John Byrne talks to author and movie critic Kim Newman, who is curator of Stoker on the Square, a series of Dracula-related films that will be shown at Dublin’s Meeting House Square as part of the capital’s upcoming Bram Stoker Festival.
Kim Newman is a well-known and respected author and movie critic who has won the Bram Stoker, National Horror Guild, British Fantasy and British Science Fiction Awards and been nominated for the Hugo and World Fantasy Awards. His new novel, Johnny Alucard, is the long-awaited next instalment in his award-winning Anno Dracula series. No better man to curate a series of films for the Bram Stoker Festival, which takes place in Dublin over the October Bank Holiday weekend.
John Byrne: So, Kim - what about Bram Stoker, Dracula and all of that? It’s basically become an industry . . .
Kim Newman: Obviously Dracula displaces a lot of cultural weight, which is to say that there are lots and lots of books and films - all springing from this one original novel. It wasn't a huge success in his lifetime and picked up steam when it started being done as a film or a play, and became really popular. The book’s not been out of print since.
What’s the attraction?
There is so much in Dracula. We wouldn't still be doing so much books and films if there wasn't so much there in the original. And one of the reasons why Dracula has endured is the original novel still feels sketchy and incomplete.
There are so many takes on Dracula and certainly the movies I've picked are a real range from x-rated, sexy violence to stuff for kids. Dracula is one of those figures - like, I suppose, Sherlock Holmes, the Frankenstein monster and the Three Musketeers - who’s gone beyond whatever they started out as, and belong to the world.
Several actors are associated with the role on-screen. Who’s your favourite?
I think Christopher Lee’s a better actor and gives a better performance but Bela Lugosi was the first. Actually, Max Schreck did it first, in Nosferatu, and I think he still has the best look for Dracula. Bela Lugosi, because it was the first talkie, he got the voice. It’s interesting that a film from 1931 has had such resonance. One of the other films we’re showing, Hotel Transylvania, was only made last year and Adam Sandler - who plays Dracula in that - impersonates Bela Lugosi. So 80 years on, that’s still Dracula’s voice. When people want a Dracula, his voice is what they hear. It’s remarkable.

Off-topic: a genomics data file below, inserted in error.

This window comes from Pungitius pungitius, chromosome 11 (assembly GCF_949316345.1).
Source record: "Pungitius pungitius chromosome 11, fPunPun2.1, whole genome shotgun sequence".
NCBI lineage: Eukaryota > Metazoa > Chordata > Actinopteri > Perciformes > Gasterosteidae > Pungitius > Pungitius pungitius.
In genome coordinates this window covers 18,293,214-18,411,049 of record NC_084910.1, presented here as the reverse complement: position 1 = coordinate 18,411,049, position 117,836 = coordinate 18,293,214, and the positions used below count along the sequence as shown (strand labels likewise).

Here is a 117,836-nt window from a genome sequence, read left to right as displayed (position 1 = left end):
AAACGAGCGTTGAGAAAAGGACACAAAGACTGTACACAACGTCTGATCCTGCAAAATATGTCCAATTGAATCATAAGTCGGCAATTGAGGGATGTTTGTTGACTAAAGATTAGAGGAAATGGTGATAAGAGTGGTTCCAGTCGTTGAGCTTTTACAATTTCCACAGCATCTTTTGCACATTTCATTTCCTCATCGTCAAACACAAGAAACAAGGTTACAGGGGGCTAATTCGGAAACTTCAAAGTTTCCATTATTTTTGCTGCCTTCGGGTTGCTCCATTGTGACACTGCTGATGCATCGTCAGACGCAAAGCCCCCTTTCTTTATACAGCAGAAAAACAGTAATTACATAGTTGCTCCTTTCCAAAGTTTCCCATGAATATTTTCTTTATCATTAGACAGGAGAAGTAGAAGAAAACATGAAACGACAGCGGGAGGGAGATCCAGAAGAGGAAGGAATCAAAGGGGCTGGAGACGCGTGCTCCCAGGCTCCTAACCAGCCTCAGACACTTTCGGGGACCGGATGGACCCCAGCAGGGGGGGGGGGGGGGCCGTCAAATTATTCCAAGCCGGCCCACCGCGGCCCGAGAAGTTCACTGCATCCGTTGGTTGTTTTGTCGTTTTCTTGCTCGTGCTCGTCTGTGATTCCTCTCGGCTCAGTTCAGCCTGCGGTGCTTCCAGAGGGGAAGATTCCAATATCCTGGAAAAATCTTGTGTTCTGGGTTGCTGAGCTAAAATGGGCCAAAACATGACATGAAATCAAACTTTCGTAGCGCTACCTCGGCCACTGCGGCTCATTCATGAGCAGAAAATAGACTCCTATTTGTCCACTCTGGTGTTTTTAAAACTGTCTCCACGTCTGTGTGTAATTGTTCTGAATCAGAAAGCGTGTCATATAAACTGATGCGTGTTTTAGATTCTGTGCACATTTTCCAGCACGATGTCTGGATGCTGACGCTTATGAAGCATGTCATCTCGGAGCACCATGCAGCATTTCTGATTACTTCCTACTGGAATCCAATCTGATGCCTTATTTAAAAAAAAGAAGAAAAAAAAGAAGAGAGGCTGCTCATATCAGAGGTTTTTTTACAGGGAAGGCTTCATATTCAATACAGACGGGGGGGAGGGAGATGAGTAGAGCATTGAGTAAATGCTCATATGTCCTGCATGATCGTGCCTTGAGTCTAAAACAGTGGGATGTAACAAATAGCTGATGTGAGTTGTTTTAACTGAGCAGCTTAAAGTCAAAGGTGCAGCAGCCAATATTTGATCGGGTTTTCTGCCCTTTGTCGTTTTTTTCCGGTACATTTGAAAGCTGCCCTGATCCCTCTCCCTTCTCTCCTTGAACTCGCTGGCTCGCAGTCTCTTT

What first attracted you to Dracula – a film, a book or what?
I saw the Lugosi film when I was 11 and it kind of directed the rest of my life. Dracula became a big thing in my life - but so did horror and monsters. I started out as a fan of that, but that led me to read the books and it made me a life-long film fan. I t made me read wider. I still think it’s a good way-in for kids to culture.
I can talk about the literary tradition and all of that, but deep down, we all like monsters. And I'm glad that this event [The Bram Stoker Festival] has got a lot of fun stuff as well. There are some serious people talking about literature, and solid movies. It should be a fantastic weekend.
Stoker on the Square, a series of films curated by Kim Newman, will be screened at Meeting House Square in Dublin from October 26-28. For more information go to www.bramstokerfestival.com.
Dracula (1931) Tod Browning’s early talkie classic starring the great Bela Lugosi
The Brides of Dracula (1960) A Hammer classic starring Christopher Lee and Peter Cushing
Blood for Dracula (1974) Paul Morrissey’s elegant yet gruesome vampire pastiche
Dracula Pages from a Virgin’s Diary (2002) Guy Maddin’s ballet version is both bizarre and faithful to the novel
The Monster Squad (1987) An homage to the 1950s’ monster flicks that somehow works
Hotel Transylvania (2012) Adam Sandler hams it up Lugosi-style in this affectionate comedy